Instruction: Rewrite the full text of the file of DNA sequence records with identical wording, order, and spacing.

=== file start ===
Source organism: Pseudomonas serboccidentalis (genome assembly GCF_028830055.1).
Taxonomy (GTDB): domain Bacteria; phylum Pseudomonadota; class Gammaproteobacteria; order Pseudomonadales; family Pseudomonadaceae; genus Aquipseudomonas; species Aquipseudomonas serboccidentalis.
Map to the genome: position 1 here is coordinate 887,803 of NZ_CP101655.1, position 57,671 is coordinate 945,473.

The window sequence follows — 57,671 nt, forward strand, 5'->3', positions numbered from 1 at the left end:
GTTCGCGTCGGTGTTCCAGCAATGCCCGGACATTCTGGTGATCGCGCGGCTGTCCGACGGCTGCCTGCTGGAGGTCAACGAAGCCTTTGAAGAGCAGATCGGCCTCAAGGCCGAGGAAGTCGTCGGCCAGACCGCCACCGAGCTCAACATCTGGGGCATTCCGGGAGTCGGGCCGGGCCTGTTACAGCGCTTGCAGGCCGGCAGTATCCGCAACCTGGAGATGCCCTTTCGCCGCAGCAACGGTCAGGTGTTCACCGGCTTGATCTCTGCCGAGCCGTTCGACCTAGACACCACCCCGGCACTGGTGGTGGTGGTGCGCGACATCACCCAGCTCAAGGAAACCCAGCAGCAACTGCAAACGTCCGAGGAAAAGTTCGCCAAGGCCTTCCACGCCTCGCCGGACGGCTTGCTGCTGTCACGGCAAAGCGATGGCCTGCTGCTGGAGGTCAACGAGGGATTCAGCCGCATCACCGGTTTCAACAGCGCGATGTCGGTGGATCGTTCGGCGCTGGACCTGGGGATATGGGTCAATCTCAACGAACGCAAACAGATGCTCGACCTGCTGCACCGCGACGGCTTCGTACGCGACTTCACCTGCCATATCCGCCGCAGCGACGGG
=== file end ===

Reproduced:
Source organism: Pseudomonas serboccidentalis (genome assembly GCF_028830055.1).
Taxonomy (GTDB): domain Bacteria; phylum Pseudomonadota; class Gammaproteobacteria; order Pseudomonadales; family Pseudomonadaceae; genus Aquipseudomonas; species Aquipseudomonas serboccidentalis.
Map to the genome: position 1 here is coordinate 887,803 of NZ_CP101655.1, position 57,671 is coordinate 945,473.

The window sequence follows — 57,671 nt, forward strand, 5'->3', positions numbered from 1 at the left end:
GTTCGCGTCGGTGTTCCAGCAATGCCCGGACATTCTGGTGATCGCGCGGCTGTCCGACGGCTGCCTGCTGGAGGTCAACGAAGCCTTTGAAGAGCAGATCGGCCTCAAGGCCGAGGAAGTCGTCGGCCAGACCGCCACCGAGCTCAACATCTGGGGCATTCCGGGAGTCGGGCCGGGCCTGTTACAGCGCTTGCAGGCCGGCAGTATCCGCAACCTGGAGATGCCCTTTCGCCGCAGCAACGGTCAGGTGTTCACCGGCTTGATCTCTGCCGAGCCGTTCGACCTAGACACCACCCCGGCACTGGTGGTGGTGGTGCGCGACATCACCCAGCTCAAGGAAACCCAGCAGCAACTGCAAACGTCCGAGGAAAAGTTCGCCAAGGCCTTCCACGCCTCGCCGGACGGCTTGCTGCTGTCACGGCAAAGCGATGGCCTGCTGCTGGAGGTCAACGAGGGATTCAGCCGCATCACCGGTTTCAACAGCGCGATGTCGGTGGATCGTTCGGCGCTGGACCTGGGGATATGGGTCAATCTCAACGAACGCAAACAGATGCTCGACCTGCTGCACCGCGACGGCTTCGTACGCGACTTCACCTGCCATATCCGCCGCAGCGACGGG